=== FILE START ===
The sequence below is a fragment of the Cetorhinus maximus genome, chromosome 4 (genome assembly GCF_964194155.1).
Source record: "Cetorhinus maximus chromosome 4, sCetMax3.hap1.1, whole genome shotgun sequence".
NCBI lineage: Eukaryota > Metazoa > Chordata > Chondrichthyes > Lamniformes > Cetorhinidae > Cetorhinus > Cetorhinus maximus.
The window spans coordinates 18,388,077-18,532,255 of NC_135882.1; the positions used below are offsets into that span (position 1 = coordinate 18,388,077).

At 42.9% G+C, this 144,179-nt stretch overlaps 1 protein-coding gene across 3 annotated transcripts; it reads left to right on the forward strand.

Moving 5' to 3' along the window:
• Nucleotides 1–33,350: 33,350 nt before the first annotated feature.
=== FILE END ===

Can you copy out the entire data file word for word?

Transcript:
The sequence below is a fragment of the Cetorhinus maximus genome, chromosome 4 (genome assembly GCF_964194155.1).
Source record: "Cetorhinus maximus chromosome 4, sCetMax3.hap1.1, whole genome shotgun sequence".
NCBI lineage: Eukaryota > Metazoa > Chordata > Chondrichthyes > Lamniformes > Cetorhinidae > Cetorhinus > Cetorhinus maximus.
The window spans coordinates 18,388,077-18,532,255 of NC_135882.1; the positions used below are offsets into that span (position 1 = coordinate 18,388,077).

At 42.9% G+C, this 144,179-nt stretch overlaps 1 protein-coding gene across 3 annotated transcripts; it reads left to right on the forward strand.

Moving 5' to 3' along the window:
• Nucleotides 1–33,350: 33,350 nt before the first annotated feature.